|Image courtesy of m.muneeb381|
When people at your company think about "customer loyalty," are they thinking about your customers' likelihood to recommend? likelihood to repurchase? likelihood to purchase additional products?
How does your company define customer loyalty?
I had a situation recently that caused me to call on a provider to whom I've paid thousands and thousands of dollars by way of monthly premiums for the last 20+ years. I've never filed a claim, but I did six weeks ago. It's not been a good customer experience since that day.
In conversations I've had with family and friends about this incident/relationship, they've questioned "customer loyalty." What does it mean? What does it really get you? Is that loyalty about being a long-term customer and getting an experience that reflects those 20+ years as a customer? Or is that loyalty about them wanting you to be customer forever, at any or all costs?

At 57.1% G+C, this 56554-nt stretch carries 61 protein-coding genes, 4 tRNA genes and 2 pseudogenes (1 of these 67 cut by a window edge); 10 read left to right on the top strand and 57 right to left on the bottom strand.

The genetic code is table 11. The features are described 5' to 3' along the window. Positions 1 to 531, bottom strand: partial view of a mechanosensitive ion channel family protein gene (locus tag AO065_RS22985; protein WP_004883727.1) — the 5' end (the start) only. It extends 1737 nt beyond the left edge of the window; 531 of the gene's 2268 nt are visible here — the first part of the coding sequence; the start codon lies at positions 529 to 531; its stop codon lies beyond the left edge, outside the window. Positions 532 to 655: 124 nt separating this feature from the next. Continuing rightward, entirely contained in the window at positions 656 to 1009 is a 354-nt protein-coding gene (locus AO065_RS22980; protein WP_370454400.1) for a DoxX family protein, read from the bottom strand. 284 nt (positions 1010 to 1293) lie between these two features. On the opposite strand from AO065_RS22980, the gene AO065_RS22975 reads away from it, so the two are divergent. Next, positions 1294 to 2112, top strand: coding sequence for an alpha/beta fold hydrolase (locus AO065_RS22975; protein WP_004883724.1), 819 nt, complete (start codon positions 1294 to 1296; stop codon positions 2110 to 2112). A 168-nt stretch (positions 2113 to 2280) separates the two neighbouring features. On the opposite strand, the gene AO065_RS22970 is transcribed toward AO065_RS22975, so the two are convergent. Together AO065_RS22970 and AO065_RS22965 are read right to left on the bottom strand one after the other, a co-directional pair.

In other words, whose side, which side, defines customer loyalty.
Why do I ask? Because, typically, after the incident I had, companies drop their customers, regardless of said "loyalty."
Where's the "loyalty" in that? For either one of us? (Because, hey, maybe I'll drop them first!)
So, again, is loyalty about an individual being a long-term customer, or is loyalty about a company "appreciating" the fact that they've had a customer for a long term?
See the difference? Is the onus on the customer or on the company? Is it about them, or is it about us? Whose loyalty? Are you doing great things for your customers? Or are you expecting customers to do great things with and for you?
Big difference. Yet shouldn't they go hand in hand?
Maybe there's a better way to make this point, but when you talk about "customer loyalty" in your day-to-day role within your organization, do you mean: loyalty to the customer? or from the customer? That is the question. (And, I believe I know the answer.)
We see our customers as invited guests to a party, and we are the hosts. It’s our job every day to make every important aspect of the customer experience a little bit better. -Jeff Bezos